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Abstracts of the 2019 Annual Conference of the International Society for Environmental Epidemiology, August 25-28 2019, Utrecht, the Netherlands

Mercury concentrations and sourcing mercury exposures in pregnant women from the Republic of Suriname, South America

J, Wickliffe1; G, Landburg2; L, Fortes-Soares1; S, MacDonald-Ottevanger3; C, Zijlmans3,,4; M, Lichtveld1; P, Ouboter5

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Environmental Epidemiology: October 2019 - Volume 3 - Issue - p 439
doi: 10.1097/01.EE9.0000610948.88495.2d
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PDS 62: Chemicals and metals: exposure and biomarkers, Johan Friso Foyer, Floor 1, August 28, 2019, 10:30 AM - 12:00 PM

Background/Aim: Freshwater fish species in the interior regions of Suriname have elevated concentrations of mercury thought to be a result of the use of elemental mercury in artisanal and small-scale gold mining operations. Interior communities rely on freshwater fish for dietary protein. Our aims were to determine mercury levels in pregnant women and evaluate methylmercury and total mercury relationships among hair, blood, and urine.

Methods: Pregnant women enrolled in the Caribbean Consortium for Research in Environmental and Occupational Health (CCREOH) program participated in this project. Concentrations of total mercury (THg) in hair were determined for 354 women from Paramaribo (coastal capitol), 83 from Nickerie (coastal city), and 44 from interior communities. THg and methylmercury (MeHg) concentrations were determined in hair, blood, and urine from an additional 20 women from Paramaribo, 20 from Nickerie, and 35 from interior communities. Cold-vapor atomic absorption spectrometry and cold-vapor fluorescence spectrophotometry were used to identify and quantify mercury concentrations.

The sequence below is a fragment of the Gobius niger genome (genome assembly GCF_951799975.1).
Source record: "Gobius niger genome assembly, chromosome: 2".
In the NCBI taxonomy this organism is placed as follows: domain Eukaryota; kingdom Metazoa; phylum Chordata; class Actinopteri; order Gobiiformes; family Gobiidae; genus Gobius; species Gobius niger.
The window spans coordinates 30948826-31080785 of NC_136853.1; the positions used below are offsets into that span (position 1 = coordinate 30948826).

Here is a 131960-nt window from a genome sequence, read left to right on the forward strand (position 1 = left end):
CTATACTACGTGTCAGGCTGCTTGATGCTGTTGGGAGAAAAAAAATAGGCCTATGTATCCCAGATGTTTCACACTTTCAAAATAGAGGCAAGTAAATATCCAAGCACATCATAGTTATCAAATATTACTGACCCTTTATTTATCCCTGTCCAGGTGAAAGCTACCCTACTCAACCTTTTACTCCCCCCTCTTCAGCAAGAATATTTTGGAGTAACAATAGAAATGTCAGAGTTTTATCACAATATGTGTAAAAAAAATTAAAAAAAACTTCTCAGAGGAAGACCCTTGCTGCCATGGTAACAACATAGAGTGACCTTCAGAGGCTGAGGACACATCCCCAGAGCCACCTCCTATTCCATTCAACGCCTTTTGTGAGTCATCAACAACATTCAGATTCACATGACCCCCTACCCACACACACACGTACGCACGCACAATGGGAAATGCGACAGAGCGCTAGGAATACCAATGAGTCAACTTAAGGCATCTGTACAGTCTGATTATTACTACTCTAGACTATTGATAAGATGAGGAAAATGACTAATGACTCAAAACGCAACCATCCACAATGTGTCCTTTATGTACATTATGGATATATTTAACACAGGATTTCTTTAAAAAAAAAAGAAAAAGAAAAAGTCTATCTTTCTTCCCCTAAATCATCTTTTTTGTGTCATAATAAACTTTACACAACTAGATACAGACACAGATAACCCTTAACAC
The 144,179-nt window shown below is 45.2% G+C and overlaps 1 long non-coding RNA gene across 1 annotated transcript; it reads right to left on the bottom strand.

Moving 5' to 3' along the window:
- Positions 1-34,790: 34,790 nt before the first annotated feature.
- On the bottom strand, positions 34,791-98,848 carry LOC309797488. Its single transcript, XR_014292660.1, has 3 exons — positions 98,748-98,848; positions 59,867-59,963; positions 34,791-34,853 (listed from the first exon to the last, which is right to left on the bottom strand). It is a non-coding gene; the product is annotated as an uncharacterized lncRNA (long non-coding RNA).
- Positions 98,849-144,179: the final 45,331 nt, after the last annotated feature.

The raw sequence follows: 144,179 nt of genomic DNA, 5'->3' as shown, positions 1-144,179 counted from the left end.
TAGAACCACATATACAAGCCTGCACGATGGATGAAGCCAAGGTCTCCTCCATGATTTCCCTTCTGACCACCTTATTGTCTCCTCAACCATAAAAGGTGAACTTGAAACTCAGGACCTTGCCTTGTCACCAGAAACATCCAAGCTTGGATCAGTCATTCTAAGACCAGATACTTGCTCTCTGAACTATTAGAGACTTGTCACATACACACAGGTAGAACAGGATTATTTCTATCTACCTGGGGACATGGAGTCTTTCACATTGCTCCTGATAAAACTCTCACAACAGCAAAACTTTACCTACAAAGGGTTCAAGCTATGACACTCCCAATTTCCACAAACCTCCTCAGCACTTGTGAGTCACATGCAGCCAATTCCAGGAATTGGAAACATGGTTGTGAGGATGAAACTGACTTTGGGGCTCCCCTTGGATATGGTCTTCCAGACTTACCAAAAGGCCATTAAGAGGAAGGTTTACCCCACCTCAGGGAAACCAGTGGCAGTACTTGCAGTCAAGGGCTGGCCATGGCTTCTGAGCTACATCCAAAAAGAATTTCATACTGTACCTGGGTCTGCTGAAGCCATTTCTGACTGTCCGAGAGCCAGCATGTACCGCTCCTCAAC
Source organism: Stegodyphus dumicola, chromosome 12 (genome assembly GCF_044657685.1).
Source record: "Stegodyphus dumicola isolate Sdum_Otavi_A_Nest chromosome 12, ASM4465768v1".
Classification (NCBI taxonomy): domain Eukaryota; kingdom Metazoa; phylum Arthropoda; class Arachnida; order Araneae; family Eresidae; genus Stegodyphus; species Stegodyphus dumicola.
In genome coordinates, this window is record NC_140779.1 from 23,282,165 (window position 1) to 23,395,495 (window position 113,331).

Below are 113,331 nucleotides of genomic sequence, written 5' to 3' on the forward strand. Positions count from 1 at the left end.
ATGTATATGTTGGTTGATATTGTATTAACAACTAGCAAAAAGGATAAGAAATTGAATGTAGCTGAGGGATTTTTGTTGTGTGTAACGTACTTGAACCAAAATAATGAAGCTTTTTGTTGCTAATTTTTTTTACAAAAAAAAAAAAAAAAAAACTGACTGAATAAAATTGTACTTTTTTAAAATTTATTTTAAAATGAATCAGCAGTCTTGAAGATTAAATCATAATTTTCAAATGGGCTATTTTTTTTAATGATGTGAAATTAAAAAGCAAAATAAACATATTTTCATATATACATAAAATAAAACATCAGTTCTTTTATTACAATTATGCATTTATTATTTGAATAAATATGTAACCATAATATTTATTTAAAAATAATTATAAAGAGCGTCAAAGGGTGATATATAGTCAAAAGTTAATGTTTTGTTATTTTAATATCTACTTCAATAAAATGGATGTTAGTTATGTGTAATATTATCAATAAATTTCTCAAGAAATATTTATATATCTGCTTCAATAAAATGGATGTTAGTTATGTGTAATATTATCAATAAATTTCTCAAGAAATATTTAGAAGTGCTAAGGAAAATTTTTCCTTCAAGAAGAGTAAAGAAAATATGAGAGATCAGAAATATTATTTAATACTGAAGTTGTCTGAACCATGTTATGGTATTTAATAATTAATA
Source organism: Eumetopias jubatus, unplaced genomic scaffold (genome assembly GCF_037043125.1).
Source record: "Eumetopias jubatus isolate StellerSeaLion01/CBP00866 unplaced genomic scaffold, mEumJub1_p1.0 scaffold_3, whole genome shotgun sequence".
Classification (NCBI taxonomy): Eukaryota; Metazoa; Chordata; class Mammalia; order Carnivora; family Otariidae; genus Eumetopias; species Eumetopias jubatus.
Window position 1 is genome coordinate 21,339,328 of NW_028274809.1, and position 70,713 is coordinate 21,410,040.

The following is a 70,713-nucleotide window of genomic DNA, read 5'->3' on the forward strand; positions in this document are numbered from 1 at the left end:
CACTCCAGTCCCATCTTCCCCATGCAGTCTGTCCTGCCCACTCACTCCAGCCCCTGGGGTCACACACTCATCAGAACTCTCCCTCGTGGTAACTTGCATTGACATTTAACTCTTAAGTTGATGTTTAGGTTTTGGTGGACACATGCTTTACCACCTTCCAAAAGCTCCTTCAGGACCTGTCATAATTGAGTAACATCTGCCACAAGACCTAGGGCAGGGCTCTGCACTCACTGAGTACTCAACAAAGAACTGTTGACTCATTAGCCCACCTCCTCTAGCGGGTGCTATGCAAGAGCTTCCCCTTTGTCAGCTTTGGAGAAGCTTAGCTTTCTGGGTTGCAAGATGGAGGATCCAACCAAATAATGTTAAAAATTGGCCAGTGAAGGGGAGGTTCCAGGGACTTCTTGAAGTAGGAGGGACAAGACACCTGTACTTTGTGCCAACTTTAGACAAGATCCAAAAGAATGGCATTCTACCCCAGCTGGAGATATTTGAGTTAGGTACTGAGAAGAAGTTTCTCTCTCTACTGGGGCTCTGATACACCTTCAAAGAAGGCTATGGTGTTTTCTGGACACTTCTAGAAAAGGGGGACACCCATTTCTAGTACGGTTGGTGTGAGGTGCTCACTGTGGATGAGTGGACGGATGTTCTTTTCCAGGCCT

Results: Women from interior communities have significantly higher concentrations of THg in hair compared to women from coastal communities. Median levels are 2.2 ug/g (7.0 ug/g [95%-ile]) in the interior, 0.6 ug/g (2.0 ug/g) in Paramaribo, and 0.8 ug/g (2.1 ug/g) in Nickerie. Concentrations of MeHg are highly correlated with THg in both hair (r=0.97) and blood (r=0.99) and make up approximately 97% of the THg in hair and 86% of the THg in blood. THg concentrations are highly correlated in blood and hair (r=0.83) and modestly correlated with those in urine (hair and urine, r=0.64; blood and urine, r=0.70).

Conclusions: THg mercury levels in hair are significantly higher in interior women and often exceed safety thresholds established by health organizations. Neuropsychiatric testing of children is warranted and ongoing. Mercury speciation indicates that fish consumption is the most likely source thus informing possible future interventions.

Copyright © 2019 The Authors. Published by Wolters Kluwer Health, Inc. on behalf of Environmental Epidemiology. All rights reserved.